Film Review: Pioneer

Pioneer

Erik Skjoldbjærg’s mystery thriller Pioneer has a strong start, but falters in the second half of the film. Pioneer certainly stretches the ‘based on true events’ inscription.

With Norway keen to capitalise on the oil beneath their waters, the help of the Americans is enlisted to excavate the precious resource. A small team is sent on a deep sea dive, but when tragedy strikes it is up to one of the divers to uncover the truth…

Pioneer is based around real events that occurred in the 1980s when oil was discovered in the North Sea. Viewers will realise, however, to take this tag of realism with a healthy dose of skepticism as the film twists and turns.

There is a level of intrigue to the plot that keeps viewers engaged. The effects of decompression and the conditions of the divers is emphasised effectively in order for the audience to question the events following the accident, for a certain time at least.

Pioneer‘s story is plausible enough to begin with. The action unfolds in a way which does not contradict the film’s true events credentials. As the narrative progresses, incidents increasingly surprise with their implausibility. The lack of authority involvement, for example, when things take a dangerous turn is never explained.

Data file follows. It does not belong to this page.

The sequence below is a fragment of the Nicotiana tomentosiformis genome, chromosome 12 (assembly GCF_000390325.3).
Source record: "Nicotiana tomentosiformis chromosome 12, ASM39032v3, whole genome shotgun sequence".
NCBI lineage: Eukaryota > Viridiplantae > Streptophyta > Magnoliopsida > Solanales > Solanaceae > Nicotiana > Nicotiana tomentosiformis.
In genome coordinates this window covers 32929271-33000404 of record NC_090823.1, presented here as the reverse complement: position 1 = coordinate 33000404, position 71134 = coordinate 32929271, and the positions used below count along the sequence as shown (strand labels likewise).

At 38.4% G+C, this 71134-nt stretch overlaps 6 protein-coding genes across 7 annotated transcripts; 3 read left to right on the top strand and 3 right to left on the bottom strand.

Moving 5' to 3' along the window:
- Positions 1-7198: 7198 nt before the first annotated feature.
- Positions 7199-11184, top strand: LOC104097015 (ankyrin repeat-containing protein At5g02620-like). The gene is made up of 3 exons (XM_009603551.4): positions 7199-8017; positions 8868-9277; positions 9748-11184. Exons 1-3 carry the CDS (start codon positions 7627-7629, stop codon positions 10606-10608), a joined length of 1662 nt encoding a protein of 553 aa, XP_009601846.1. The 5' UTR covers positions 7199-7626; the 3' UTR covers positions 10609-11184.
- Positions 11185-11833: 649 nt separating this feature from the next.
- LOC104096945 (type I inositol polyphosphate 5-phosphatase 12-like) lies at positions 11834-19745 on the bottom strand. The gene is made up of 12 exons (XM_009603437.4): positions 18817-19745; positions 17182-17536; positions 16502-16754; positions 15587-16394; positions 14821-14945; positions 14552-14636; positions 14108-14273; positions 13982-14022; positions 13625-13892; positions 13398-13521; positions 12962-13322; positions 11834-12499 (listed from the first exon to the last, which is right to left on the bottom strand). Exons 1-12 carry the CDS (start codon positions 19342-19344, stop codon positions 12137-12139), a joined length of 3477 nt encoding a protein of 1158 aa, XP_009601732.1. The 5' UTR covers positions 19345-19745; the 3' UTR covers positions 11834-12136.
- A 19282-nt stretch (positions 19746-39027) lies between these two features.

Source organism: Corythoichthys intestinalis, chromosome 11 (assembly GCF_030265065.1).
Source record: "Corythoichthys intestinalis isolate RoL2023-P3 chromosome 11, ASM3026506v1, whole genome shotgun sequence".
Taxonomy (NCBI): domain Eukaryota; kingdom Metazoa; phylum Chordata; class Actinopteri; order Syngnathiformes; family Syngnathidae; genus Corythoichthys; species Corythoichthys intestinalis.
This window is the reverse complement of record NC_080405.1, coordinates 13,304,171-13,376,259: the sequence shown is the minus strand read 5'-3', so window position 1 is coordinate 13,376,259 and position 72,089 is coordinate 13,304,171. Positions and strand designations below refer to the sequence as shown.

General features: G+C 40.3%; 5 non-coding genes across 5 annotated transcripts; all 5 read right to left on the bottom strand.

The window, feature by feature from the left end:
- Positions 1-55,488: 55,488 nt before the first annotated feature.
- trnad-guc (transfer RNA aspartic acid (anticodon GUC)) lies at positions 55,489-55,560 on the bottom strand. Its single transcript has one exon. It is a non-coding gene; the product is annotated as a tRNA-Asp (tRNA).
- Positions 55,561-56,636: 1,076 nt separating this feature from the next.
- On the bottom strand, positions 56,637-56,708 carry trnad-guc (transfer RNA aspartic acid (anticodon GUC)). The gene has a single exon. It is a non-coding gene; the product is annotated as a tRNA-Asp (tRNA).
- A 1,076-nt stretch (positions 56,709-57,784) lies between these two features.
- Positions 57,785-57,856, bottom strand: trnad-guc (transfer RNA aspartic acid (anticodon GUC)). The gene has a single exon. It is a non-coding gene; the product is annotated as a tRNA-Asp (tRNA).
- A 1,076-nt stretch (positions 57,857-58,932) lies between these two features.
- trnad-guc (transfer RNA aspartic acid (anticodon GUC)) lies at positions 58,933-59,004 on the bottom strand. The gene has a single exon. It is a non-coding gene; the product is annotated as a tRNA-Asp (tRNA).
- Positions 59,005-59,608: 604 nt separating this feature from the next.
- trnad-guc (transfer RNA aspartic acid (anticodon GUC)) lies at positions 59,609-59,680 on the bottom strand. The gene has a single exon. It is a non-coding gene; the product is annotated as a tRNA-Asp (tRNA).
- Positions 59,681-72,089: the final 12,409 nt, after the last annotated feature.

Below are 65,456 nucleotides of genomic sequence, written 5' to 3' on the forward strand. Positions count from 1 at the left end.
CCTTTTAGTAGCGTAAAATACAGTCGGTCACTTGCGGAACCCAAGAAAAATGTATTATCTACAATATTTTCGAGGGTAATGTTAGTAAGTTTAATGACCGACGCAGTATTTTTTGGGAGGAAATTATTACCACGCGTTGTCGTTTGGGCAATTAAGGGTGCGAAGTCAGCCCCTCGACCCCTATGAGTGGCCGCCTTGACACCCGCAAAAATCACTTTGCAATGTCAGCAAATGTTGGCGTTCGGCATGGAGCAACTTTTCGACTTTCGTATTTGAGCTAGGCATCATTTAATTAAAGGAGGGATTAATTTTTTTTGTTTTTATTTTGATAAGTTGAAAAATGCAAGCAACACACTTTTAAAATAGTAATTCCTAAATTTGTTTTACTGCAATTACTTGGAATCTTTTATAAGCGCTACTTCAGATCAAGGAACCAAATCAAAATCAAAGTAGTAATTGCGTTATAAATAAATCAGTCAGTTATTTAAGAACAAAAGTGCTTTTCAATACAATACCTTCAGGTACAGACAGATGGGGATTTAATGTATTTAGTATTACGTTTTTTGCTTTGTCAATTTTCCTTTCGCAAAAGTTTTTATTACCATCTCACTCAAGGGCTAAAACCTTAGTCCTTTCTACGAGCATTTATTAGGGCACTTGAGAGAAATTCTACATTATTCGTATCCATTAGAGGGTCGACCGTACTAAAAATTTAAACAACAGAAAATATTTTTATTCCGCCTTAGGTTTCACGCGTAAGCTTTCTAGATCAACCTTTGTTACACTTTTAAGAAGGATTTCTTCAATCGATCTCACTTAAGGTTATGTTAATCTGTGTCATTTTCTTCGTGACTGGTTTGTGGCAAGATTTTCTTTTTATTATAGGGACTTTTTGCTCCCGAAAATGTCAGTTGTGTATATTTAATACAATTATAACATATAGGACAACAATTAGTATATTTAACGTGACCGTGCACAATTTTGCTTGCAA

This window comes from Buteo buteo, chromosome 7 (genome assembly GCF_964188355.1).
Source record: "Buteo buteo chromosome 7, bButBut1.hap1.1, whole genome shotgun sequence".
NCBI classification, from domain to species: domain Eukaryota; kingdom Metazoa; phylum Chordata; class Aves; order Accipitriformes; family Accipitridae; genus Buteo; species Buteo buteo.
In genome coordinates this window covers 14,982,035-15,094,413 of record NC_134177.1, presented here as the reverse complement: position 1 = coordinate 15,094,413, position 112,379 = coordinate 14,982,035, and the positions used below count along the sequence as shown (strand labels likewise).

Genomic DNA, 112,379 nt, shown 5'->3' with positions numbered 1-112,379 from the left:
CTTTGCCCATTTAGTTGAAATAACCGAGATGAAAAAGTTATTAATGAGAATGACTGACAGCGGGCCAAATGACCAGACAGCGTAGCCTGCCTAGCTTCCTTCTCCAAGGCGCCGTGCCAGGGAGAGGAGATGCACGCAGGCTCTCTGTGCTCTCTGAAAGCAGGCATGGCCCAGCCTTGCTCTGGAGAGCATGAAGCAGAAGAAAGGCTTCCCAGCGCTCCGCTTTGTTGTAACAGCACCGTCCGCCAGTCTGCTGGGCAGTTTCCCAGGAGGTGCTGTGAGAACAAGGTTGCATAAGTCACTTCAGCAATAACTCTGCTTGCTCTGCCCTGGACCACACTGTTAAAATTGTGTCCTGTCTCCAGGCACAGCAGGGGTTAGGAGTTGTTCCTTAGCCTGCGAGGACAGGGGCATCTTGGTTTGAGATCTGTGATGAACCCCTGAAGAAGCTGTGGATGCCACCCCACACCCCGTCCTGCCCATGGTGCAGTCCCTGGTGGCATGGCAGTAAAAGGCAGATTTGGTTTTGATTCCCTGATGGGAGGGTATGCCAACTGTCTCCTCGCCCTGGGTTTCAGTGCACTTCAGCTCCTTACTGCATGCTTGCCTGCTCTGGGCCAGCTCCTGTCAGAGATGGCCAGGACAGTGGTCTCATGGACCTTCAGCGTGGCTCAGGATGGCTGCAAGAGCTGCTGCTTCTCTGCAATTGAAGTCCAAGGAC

The ending of the film feels protracted. A natural and more climactic ending should have occurred about twenty minutes earlier than the actual ending. When the climax arrives, theatrics appear over blown. Whilst the titles before the end credits fill in some of detail of what happened next on a wider scale, this once again reinforces the true events tag. In which case, the lack of repercussions for such a notable incident seems bizarre.

Cinematography in Pioneer is good. The camera work effectively conveys the claustrophobia of the unusual setting. Colour and composition work well in the diving sequences. Performances in the film are decent, with Aksel Hennie offering a solid portrayal as Petter.

Pioneer is disappointing for the fact that the initial set up could have delivered a compelling thriller, instead of one that makes viewers question its plausibility.